First, the book describes the complicated and long-drawn-out process of national identity construction in the modern Korean nation-state, which was closely related to a renewed understanding of the connections linking Korean culture, Chinese culture, and the Japanese colonial period. The National Museum of Korea, ever since its establishment, has made enormous efforts through its studies of material culture to distinguish Korean culture and its distinct identity from Chinese culture. The notion that living outside the realm of Chinese means to live as “barbarians” (in particular during the Yi dynasty) reveals the perception of the Korean elites about the strong influence of Chinese culture on Korea (108). Interestingly, this was the very point used to advantage by the Japanese colonial government when ruling Korea; this perspective was evidence of the country's inability to create its own culture and thus justified Japan's colonial policies that required Koreans to simply obey the new, emerging power of Japan. In this context, Japanese scholars strove to construct a colonial view of Korean history and instill this among Koreans. The Yi Royal Household Museum and the Government-General Museum were used to demonstrate this Japanese perspective with material evidence. Under these circumstances, the urgent mission of Korean nationalist intellectuals was to prove that their culture was different from that of the Chinese and Japanese, and to highlight the uniqueness and excellence of it. This was not an easy task until the country gained independence from Japan. After its liberation from colonial rule, this endeavor became more vigorous, and the National Museum of Korea was at the heart of this movement towards identity construction; this was also the time when modern museum studies began to proliferate in the country.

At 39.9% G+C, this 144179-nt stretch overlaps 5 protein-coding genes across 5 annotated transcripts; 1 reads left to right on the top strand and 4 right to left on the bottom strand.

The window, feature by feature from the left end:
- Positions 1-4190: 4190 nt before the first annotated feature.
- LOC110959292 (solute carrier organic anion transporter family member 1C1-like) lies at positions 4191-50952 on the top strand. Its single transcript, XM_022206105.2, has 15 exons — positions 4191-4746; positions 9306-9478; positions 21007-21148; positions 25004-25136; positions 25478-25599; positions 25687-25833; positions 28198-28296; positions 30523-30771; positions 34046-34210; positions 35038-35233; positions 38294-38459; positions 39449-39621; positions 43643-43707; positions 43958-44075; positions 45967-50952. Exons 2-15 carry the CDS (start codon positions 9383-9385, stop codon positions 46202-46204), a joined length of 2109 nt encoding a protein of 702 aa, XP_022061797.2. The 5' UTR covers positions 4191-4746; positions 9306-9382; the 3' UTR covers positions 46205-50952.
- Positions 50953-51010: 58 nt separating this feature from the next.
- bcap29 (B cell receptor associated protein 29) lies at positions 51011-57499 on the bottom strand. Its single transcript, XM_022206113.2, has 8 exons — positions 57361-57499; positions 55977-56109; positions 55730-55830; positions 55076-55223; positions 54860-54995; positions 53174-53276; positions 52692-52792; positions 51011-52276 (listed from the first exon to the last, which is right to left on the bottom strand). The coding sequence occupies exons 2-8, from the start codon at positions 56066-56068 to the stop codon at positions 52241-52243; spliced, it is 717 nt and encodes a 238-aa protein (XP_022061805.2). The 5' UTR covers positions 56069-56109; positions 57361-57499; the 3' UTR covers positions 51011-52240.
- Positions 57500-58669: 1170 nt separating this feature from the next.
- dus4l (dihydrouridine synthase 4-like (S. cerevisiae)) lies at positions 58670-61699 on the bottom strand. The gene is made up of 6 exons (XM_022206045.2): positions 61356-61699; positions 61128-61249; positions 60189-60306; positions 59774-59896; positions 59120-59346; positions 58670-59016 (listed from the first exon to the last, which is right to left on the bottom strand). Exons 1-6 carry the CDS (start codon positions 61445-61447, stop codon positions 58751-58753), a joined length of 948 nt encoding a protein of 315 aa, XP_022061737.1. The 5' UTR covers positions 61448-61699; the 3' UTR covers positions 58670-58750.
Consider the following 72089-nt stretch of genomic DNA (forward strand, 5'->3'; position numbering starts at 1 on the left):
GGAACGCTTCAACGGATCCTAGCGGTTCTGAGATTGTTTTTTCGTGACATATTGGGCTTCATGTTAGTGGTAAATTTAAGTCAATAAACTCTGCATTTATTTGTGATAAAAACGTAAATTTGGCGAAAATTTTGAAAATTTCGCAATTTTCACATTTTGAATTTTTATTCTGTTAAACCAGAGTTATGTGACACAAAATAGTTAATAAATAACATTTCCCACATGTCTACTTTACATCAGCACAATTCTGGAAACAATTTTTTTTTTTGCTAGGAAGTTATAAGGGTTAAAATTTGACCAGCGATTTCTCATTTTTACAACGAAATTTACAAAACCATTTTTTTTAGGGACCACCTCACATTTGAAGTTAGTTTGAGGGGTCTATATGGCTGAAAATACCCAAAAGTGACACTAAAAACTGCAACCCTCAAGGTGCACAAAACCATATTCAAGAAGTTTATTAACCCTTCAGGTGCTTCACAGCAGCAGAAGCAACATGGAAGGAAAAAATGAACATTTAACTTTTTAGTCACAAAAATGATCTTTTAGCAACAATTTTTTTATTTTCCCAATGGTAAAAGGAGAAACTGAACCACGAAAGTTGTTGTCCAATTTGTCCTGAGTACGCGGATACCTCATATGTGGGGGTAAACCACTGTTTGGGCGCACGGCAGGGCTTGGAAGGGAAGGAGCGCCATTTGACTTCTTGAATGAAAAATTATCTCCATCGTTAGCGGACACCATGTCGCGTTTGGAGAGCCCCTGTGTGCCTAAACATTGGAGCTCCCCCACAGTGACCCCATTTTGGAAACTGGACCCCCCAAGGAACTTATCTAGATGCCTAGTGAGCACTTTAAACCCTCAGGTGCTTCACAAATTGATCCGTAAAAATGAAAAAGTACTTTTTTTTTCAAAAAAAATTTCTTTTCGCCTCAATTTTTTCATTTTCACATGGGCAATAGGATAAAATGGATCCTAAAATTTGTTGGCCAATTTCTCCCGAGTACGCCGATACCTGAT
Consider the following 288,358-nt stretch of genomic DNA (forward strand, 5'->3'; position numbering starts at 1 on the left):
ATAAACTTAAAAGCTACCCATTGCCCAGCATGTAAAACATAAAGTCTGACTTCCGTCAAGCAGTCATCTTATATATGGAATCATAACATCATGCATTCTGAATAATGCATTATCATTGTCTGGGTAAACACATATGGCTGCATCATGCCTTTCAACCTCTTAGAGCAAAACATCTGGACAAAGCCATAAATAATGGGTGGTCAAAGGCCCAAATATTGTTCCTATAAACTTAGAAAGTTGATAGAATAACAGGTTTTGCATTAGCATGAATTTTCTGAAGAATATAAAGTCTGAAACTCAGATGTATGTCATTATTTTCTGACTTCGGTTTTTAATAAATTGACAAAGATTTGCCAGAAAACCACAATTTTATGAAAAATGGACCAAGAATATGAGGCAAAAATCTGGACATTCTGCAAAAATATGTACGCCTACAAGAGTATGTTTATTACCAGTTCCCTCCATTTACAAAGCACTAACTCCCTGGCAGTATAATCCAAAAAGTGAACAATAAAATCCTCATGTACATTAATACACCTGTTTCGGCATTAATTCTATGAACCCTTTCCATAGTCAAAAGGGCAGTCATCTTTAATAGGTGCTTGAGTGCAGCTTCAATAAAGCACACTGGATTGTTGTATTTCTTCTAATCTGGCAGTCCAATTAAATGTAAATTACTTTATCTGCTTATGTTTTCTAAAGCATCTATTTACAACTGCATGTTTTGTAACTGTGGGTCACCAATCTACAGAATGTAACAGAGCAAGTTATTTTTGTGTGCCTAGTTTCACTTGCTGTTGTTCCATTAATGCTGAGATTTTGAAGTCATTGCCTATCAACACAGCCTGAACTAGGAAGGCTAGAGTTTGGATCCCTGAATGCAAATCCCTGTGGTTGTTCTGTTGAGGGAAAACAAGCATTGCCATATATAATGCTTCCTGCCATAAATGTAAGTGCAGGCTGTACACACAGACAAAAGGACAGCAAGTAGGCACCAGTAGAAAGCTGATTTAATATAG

It was during the Japanese colonial period that Korean people became aware of their material culture and began discovering its value, especially when they found Japanese showing great regard for cultural objects in Korea (Chapter 1). However, it is also somewhat ironic that the museum experts acknowledged the achievements of Japanese scholars during the colonial period. In Chapter 2, the author points out the earlier perspective of the National Museum of Korea on this issue and maintains that Dr. Kim Chewon's leadership at the museum showed his appreciation of Japanese scholars’ academic activities. Indeed, the National Museum of Korea gave the Government-General Museum considerable credit for (a) engaging the best scholars for excavation projects to identify the cultural relics of Korea, and (b) publishing the excavation reports for the academic world (31–32), when Koreans were unwilling to acknowledge colonial rule. In fact, the contribution of Japanese scholars has remained a point of controversy in Korean academia. Their activities, although appreciable from a purely academic perspective, have not been easily accepted by Korean academics. Jang critically examines how this issue arose from the very early stages of museum development in Korea.